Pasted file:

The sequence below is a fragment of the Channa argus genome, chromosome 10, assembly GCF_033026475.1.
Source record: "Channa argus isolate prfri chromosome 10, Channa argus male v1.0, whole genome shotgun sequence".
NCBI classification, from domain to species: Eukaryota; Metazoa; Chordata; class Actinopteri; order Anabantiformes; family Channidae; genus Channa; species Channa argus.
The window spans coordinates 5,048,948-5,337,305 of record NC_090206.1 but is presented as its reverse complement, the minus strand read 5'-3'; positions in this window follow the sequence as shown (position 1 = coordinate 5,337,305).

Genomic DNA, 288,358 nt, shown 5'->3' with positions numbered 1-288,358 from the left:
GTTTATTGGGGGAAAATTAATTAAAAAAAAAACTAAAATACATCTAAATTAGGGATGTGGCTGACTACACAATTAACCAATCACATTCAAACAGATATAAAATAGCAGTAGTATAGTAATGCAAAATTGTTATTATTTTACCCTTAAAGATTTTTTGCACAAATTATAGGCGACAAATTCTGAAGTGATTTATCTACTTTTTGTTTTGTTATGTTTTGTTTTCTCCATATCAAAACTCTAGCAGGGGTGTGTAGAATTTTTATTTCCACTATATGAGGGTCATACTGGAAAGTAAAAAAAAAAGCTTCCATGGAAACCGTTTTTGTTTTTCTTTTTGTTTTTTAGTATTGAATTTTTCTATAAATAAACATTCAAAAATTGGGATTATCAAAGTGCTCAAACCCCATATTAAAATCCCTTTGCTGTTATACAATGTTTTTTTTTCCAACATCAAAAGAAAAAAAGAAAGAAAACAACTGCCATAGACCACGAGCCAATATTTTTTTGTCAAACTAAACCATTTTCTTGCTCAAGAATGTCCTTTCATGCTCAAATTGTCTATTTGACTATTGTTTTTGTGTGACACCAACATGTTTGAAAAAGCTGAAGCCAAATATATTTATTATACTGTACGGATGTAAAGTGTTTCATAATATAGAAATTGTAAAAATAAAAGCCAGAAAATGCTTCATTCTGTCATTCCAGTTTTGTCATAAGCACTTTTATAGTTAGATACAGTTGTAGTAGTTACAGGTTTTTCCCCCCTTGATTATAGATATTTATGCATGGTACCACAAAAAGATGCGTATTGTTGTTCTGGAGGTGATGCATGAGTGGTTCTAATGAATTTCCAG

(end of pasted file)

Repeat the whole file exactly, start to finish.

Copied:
The sequence below is a fragment of the Channa argus genome, chromosome 10, assembly GCF_033026475.1.
Source record: "Channa argus isolate prfri chromosome 10, Channa argus male v1.0, whole genome shotgun sequence".
NCBI classification, from domain to species: Eukaryota; Metazoa; Chordata; class Actinopteri; order Anabantiformes; family Channidae; genus Channa; species Channa argus.
The window spans coordinates 5,048,948-5,337,305 of record NC_090206.1 but is presented as its reverse complement, the minus strand read 5'-3'; positions in this window follow the sequence as shown (position 1 = coordinate 5,337,305).

Genomic DNA, 288,358 nt, shown 5'->3' with positions numbered 1-288,358 from the left:
GTTTATTGGGGGAAAATTAATTAAAAAAAAAACTAAAATACATCTAAATTAGGGATGTGGCTGACTACACAATTAACCAATCACATTCAAACAGATATAAAATAGCAGTAGTATAGTAATGCAAAATTGTTATTATTTTACCCTTAAAGATTTTTTGCACAAATTATAGGCGACAAATTCTGAAGTGATTTATCTACTTTTTGTTTTGTTATGTTTTGTTTTCTCCATATCAAAACTCTAGCAGGGGTGTGTAGAATTTTTATTTCCACTATATGAGGGTCATACTGGAAAGTAAAAAAAAAAGCTTCCATGGAAACCGTTTTTGTTTTTCTTTTTGTTTTTTAGTATTGAATTTTTCTATAAATAAACATTCAAAAATTGGGATTATCAAAGTGCTCAAACCCCATATTAAAATCCCTTTGCTGTTATACAATGTTTTTTTTTCCAACATCAAAAGAAAAAAAGAAAGAAAACAACTGCCATAGACCACGAGCCAATATTTTTTTGTCAAACTAAACCATTTTCTTGCTCAAGAATGTCCTTTCATGCTCAAATTGTCTATTTGACTATTGTTTTTGTGTGACACCAACATGTTTGAAAAAGCTGAAGCCAAATATATTTATTATACTGTACGGATGTAAAGTGTTTCATAATATAGAAATTGTAAAAATAAAAGCCAGAAAATGCTTCATTCTGTCATTCCAGTTTTGTCATAAGCACTTTTATAGTTAGATACAGTTGTAGTAGTTACAGGTTTTTCCCCCCTTGATTATAGATATTTATGCATGGTACCACAAAAAGATGCGTATTGTTGTTCTGGAGGTGATGCATGAGTGGTTCTAATGAATTTCCAG